If you're one of those fortunate people to whom the words 'Terraria clone' mean absolutely nothing, either because you've recently emerged from a few years in an experimental cultural isolation tank or because you are an old person who has discovered this article while looking for Yahoo Mail, Windforge is another game in which a lone player character demonstrates the overwhelming destructive power of urban development. You obliterate more trees than a summer bushfire, dig unfeasibly large holes, extract every possible ounce of minerals from them, construct machines and monuments to your grandeur all while increasing your technological capabilities via the crafting system. You can tear through just about anything with your all-purpose steampunk jackhammer – including enemies, as I discovered with a sadistic chuckle of joy – which doesn't degrade or break, while crafting is done by acquiring the recipe, reading it over and going off on a shopping trip to find the necessary materials. It sounds like a logical system but actually getting your hands on recipes is something of a troublesome task. Supposing I want the recipe for a Metalworking Station, a device that would allow me to craft various machines and crucial airship parts, without which I would be severely limited in my crafting potential. I can run down to the local shops and see if they stock the recipe – unlikely, because in the grand tradition of general stores in every RPG ever, their shelves are essentially full of lint, spiders, and stuff you can just find lying around on the street – or I can go get a butcher's knife from the kitchen drawer, slaughter a live rat on my keyboard, offer the entrails as a sacrifice to the gods of random number generation and hope that I can get lucky while looting a bookshelf somewhere in one of the game's population centres.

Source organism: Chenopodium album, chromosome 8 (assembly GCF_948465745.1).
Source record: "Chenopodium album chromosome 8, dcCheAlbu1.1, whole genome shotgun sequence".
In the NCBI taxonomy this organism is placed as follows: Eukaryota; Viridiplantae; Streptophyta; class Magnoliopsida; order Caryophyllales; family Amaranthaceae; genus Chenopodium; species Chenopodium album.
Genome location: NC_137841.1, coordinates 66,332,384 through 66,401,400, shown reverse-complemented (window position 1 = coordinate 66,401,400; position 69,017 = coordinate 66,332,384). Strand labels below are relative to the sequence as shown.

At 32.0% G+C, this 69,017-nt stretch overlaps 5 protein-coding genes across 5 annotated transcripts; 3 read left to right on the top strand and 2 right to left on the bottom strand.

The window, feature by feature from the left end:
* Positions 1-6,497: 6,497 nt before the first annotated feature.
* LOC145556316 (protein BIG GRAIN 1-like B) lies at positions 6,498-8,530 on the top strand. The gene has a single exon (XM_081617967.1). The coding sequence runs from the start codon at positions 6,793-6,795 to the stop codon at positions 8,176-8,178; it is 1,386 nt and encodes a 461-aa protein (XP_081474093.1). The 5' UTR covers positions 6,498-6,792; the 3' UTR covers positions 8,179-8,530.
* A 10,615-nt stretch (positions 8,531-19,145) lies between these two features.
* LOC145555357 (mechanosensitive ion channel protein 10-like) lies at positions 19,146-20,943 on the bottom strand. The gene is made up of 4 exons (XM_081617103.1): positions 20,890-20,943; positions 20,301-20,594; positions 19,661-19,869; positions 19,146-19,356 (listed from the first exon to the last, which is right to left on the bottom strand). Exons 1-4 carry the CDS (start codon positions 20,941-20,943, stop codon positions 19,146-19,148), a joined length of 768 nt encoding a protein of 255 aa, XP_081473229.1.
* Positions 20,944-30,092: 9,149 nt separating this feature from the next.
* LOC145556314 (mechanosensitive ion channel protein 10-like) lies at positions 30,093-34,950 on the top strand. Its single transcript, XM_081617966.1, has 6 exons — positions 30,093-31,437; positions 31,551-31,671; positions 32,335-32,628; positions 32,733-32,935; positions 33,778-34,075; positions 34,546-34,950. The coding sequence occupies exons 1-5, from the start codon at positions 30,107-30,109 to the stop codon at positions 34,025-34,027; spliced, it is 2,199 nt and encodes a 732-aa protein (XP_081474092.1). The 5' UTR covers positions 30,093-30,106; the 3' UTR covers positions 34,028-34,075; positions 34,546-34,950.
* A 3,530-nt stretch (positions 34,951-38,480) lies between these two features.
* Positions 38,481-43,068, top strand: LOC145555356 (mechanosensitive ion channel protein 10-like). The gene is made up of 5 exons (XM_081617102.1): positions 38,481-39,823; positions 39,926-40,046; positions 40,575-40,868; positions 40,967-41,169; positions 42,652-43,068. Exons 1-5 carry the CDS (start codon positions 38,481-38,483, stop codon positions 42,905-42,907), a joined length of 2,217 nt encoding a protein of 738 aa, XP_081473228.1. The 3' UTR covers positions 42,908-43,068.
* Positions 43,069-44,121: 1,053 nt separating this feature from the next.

Windforge game

Getting from place to place is difficult in a world where the daily commute involves traversing several miles of empty space with only the occasional updraft to support you, and this being a steampunk game that obviously means the introduction of airships. Now, this is the point where Windforge communicated to me that it's at least trying to lift itself above the bog-standard slew of Terraria clones, not just because it lets you fly around and gun down the local fauna but because its airships, like the terrain around them, are made entirely out of placeable items and blocks. Initially you might just see this as a nice little feature to appeal to your inner builder, allowing you to construct airships shaped like Concordes and cruise liners and male genitalia, but requiring you to maintain the various systems that keep them aloft and leaving the terrain's destructo-physics in really adds a whole new dimension to the gameplay that's just ripe for all kinds of organic chaotic action. You might clip a low-hanging rock while steaming along and burst your balloon, causing your ship to drop out of the sky and leaving you to wrestle with the controls in the vain hope that you'll land on something soft. You might sustain a stray artillery shot to the engine bay and be forced to leap astride an enemy vessel, brandishing a jackhammer and a bowie knife, while your crippled flagship goes up in flames. You might – as I did – get tangled up in a bandit's schooner, ram the resulting barely-buoyant mess of wood and tangled rigging into a cliff-side, and then be forced to tear through your own hull in order to get to your still-living opponents, painfully aware that every sudden movement is causing the wreckage of both your ships to slide a few inches further down the cliff towards a hole so deep that the people at the bottom still think fire is a pretty neat idea. All of this is made that much better by the inclusion of a grappling hook, which – unlike in a certain other game I covered recently – grants enormous freedom of movement once you learn to use it properly. 'Swashbuckling' is absolutely the right word.